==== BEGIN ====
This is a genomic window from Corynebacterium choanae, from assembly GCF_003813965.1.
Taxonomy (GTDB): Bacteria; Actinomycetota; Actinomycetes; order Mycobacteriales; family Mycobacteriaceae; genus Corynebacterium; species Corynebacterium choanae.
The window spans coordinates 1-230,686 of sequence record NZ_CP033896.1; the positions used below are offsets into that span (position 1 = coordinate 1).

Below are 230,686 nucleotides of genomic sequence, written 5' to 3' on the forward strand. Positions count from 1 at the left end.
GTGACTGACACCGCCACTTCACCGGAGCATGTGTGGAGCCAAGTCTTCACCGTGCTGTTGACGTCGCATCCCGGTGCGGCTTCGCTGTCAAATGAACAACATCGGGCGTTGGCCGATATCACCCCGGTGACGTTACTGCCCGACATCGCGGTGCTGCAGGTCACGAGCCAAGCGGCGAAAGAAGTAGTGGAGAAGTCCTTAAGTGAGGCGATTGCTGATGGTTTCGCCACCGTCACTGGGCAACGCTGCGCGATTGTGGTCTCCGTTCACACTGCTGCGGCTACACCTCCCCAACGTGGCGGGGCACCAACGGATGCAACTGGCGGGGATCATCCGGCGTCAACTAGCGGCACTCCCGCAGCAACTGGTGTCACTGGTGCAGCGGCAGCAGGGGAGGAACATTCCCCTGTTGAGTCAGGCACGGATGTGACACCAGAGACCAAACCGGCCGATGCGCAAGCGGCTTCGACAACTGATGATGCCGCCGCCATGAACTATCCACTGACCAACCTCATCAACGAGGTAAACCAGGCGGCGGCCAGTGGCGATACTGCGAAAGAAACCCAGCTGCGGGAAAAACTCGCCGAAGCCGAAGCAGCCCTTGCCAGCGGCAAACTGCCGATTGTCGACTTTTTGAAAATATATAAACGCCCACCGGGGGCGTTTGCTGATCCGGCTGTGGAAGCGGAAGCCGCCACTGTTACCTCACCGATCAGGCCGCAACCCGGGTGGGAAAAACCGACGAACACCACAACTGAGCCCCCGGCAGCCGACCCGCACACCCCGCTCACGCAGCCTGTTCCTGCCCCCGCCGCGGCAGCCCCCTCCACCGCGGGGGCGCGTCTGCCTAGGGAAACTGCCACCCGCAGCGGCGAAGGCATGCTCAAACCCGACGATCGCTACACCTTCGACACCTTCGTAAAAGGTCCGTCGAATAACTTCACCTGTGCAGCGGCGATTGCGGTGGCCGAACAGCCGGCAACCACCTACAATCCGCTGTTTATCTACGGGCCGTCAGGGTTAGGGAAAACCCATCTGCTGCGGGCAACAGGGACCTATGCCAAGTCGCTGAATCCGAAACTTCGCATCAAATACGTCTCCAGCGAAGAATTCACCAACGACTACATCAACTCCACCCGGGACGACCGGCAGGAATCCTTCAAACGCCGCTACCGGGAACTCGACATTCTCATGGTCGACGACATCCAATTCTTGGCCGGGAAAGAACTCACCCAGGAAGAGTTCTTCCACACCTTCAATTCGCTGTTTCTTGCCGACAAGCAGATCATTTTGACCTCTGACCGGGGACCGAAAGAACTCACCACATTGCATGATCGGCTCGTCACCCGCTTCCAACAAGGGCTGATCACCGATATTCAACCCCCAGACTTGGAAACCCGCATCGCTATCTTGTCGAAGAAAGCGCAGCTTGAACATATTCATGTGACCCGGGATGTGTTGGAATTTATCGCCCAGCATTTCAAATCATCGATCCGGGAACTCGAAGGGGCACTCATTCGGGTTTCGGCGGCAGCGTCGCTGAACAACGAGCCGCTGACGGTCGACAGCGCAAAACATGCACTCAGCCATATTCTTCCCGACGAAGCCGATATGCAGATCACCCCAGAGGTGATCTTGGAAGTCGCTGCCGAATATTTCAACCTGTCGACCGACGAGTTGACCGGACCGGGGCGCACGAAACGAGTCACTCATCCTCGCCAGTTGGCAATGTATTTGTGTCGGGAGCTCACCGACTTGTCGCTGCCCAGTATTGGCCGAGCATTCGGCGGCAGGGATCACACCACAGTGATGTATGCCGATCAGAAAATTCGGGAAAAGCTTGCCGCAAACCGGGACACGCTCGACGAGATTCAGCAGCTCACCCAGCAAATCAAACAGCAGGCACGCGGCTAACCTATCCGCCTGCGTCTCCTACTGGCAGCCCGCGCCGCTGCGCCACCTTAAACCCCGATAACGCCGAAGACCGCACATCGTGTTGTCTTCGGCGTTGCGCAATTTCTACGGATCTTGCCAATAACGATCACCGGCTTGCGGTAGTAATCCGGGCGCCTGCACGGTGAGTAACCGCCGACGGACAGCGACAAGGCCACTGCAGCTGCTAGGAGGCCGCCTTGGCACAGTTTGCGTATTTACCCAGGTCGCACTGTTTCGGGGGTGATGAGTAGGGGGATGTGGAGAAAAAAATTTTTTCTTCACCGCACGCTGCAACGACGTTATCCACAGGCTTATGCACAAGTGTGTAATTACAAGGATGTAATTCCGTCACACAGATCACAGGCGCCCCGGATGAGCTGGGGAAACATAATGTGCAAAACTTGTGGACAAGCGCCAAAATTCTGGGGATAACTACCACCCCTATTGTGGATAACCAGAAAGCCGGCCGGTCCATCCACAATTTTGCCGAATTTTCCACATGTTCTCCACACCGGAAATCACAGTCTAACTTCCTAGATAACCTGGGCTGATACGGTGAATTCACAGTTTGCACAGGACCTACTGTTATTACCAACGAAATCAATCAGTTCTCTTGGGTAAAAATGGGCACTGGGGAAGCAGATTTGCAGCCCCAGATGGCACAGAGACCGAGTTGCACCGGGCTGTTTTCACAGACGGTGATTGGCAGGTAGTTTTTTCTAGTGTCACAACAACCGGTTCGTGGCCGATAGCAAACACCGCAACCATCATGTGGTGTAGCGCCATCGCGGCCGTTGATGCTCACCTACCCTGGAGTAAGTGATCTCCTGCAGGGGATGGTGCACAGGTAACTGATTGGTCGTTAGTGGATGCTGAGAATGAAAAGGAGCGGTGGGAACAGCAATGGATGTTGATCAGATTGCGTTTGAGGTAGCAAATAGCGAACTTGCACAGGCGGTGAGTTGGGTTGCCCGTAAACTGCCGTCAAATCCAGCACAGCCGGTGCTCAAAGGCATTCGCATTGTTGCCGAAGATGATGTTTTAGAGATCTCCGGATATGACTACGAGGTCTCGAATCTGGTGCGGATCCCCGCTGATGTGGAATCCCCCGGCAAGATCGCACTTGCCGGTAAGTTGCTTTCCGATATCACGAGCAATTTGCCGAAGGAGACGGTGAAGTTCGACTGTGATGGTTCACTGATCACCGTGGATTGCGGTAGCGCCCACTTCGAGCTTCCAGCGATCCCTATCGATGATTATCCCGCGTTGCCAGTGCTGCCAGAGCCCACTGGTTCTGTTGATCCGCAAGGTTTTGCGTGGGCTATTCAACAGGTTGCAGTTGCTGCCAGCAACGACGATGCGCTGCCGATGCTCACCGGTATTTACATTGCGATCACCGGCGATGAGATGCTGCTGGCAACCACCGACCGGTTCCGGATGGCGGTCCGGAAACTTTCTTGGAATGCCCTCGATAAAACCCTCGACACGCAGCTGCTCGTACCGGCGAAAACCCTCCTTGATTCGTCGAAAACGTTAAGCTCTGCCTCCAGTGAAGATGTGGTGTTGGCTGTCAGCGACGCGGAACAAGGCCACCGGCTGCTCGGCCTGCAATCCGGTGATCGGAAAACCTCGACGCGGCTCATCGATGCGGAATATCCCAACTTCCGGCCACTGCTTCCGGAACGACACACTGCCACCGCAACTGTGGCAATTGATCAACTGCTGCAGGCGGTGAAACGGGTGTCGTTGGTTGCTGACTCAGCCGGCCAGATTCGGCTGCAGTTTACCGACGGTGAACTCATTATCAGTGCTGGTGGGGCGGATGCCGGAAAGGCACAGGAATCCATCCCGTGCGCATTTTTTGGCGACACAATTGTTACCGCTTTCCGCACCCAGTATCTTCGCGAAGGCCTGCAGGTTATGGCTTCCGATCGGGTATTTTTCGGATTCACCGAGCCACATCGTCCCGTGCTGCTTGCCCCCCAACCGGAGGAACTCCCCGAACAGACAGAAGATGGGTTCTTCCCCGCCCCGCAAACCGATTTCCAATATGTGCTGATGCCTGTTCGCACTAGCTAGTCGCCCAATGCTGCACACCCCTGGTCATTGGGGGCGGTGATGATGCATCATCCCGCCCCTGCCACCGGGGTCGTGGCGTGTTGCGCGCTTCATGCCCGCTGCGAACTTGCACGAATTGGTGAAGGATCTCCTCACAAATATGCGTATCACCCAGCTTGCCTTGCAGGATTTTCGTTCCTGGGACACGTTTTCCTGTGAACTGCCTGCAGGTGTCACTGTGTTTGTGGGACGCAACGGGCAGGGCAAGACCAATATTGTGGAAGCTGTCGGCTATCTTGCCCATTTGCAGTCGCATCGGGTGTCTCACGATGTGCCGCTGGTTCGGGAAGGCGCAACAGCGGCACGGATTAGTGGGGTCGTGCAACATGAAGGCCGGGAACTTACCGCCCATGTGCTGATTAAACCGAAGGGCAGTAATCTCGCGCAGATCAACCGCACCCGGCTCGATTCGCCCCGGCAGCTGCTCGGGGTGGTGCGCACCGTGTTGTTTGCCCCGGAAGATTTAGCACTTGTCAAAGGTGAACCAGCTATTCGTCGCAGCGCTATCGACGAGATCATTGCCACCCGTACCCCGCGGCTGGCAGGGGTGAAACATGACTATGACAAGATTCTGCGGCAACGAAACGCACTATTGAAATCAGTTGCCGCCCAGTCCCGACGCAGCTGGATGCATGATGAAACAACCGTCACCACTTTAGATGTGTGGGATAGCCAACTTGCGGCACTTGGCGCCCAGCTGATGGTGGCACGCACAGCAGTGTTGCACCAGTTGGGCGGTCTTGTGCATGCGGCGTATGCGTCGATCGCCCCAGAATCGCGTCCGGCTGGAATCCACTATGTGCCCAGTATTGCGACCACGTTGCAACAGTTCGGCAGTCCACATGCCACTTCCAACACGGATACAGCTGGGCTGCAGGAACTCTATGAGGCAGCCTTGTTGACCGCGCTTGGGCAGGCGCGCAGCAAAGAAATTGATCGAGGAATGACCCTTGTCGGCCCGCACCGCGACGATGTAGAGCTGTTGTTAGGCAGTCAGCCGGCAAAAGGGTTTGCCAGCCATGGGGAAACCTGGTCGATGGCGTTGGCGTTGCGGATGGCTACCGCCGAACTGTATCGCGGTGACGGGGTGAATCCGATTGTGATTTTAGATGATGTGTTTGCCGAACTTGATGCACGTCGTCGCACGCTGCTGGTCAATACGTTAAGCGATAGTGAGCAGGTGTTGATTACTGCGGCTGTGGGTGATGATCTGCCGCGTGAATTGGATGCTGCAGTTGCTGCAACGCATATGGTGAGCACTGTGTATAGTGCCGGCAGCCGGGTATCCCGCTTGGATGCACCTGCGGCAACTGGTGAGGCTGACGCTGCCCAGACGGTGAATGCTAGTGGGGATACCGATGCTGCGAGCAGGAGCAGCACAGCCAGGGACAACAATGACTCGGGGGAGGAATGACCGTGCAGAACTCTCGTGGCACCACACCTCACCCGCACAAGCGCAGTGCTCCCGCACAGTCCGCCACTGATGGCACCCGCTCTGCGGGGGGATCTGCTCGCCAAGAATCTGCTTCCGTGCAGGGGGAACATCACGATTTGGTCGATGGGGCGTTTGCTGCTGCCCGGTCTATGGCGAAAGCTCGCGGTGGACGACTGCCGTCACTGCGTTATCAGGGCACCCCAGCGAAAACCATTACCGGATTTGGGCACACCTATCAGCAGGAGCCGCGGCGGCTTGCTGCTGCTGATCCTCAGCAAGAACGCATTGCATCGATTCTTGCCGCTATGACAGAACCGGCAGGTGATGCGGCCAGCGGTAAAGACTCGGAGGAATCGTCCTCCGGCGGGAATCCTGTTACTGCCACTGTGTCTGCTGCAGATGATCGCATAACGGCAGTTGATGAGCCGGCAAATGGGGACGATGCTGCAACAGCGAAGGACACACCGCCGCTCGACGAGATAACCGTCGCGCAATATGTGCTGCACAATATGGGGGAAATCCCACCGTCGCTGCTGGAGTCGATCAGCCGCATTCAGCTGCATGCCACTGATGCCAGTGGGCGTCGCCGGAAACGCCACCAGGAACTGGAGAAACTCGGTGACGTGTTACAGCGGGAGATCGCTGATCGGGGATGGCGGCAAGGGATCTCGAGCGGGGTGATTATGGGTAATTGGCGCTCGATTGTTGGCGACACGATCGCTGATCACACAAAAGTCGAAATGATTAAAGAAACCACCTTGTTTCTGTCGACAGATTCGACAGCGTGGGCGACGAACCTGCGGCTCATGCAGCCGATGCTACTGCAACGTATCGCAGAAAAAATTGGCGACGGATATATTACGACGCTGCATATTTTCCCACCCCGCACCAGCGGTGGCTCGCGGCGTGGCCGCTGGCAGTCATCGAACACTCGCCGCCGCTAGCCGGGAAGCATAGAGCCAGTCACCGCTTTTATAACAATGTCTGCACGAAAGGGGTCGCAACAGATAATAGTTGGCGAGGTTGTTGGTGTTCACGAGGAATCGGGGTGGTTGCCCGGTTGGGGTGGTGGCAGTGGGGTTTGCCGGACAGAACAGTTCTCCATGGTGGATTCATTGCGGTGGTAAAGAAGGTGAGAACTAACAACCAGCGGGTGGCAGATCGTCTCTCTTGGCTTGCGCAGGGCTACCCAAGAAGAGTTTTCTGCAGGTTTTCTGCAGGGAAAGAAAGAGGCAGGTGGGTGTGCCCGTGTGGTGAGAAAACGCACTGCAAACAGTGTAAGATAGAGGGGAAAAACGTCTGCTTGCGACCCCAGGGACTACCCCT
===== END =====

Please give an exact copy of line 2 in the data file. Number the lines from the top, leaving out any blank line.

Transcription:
Taxonomy (GTDB): Bacteria; Actinomycetota; Actinomycetes; order Mycobacteriales; family Mycobacteriaceae; genus Corynebacterium; species Corynebacterium choanae.